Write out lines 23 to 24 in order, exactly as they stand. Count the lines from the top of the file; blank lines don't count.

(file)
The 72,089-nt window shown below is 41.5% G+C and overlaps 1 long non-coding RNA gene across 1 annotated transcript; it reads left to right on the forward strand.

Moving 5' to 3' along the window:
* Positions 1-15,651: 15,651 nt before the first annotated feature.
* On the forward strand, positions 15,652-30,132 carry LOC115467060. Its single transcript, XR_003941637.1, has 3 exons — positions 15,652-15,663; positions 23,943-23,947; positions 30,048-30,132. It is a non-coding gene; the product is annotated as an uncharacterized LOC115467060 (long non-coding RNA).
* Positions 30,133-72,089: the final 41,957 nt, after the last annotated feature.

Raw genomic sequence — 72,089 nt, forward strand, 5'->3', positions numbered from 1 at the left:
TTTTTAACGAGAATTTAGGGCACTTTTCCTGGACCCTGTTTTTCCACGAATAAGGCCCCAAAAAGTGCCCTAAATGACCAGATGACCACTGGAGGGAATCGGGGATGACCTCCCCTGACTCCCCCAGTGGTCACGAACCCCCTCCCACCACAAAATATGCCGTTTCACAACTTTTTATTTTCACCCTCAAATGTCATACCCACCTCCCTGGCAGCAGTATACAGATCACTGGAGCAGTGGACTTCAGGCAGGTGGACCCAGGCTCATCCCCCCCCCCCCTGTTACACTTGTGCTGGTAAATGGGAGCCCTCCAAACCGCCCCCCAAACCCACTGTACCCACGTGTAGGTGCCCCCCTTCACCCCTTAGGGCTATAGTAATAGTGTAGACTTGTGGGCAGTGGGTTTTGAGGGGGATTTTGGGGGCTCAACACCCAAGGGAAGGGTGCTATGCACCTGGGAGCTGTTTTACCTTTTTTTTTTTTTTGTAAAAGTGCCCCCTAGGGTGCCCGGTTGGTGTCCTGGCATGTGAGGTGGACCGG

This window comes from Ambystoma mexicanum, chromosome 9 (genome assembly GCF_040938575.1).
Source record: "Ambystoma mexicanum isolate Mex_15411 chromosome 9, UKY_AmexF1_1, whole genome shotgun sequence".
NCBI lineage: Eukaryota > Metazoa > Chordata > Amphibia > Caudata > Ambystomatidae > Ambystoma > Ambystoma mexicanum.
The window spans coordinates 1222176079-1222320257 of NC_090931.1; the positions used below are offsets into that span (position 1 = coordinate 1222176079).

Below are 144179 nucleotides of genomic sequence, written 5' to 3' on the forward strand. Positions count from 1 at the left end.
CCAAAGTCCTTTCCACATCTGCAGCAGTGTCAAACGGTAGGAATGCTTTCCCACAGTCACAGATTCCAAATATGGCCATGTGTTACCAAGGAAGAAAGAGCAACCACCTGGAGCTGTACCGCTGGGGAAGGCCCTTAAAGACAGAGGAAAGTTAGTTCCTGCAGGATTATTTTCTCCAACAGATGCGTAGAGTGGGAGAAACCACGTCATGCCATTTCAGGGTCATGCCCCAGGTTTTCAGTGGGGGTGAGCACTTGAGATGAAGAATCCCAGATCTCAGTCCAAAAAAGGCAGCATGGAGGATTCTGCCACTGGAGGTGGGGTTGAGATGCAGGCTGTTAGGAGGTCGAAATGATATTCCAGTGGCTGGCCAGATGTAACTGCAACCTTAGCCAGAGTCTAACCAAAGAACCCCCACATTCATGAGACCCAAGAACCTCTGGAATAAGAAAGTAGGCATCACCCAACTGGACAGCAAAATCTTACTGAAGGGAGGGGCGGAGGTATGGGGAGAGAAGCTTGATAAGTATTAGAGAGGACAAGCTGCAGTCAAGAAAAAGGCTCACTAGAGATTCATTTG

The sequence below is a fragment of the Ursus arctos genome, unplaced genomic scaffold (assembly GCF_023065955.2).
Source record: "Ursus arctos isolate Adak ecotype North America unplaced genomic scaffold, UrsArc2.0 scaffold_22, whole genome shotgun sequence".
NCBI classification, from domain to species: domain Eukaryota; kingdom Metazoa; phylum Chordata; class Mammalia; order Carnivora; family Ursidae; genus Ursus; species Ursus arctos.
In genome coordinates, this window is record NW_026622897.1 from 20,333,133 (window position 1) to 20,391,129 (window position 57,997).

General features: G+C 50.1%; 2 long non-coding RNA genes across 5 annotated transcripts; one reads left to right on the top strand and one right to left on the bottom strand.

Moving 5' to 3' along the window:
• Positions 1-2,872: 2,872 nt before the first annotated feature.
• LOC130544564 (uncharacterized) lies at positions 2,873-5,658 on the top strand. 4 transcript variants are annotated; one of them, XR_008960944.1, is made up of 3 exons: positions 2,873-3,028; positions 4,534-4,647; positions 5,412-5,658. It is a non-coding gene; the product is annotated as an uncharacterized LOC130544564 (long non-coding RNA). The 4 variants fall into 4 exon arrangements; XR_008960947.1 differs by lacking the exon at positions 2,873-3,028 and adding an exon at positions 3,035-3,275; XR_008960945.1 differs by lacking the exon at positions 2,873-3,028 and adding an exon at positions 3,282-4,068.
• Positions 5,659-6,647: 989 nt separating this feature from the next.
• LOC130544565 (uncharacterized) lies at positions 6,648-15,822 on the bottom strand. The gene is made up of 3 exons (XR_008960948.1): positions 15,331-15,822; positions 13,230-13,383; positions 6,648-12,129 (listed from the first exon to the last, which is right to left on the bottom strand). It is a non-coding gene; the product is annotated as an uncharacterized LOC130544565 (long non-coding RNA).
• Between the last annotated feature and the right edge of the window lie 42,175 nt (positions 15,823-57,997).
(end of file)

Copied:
• LOC130544565 (uncharacterized) lies at positions 6,648-15,822 on the bottom strand. The gene is made up of 3 exons (XR_008960948.1): positions 15,331-15,822; positions 13,230-13,383; positions 6,648-12,129 (listed from the first exon to the last, which is right to left on the bottom strand). It is a non-coding gene; the product is annotated as an uncharacterized LOC130544565 (long non-coding RNA).
• Between the last annotated feature and the right edge of the window lie 42,175 nt (positions 15,823-57,997).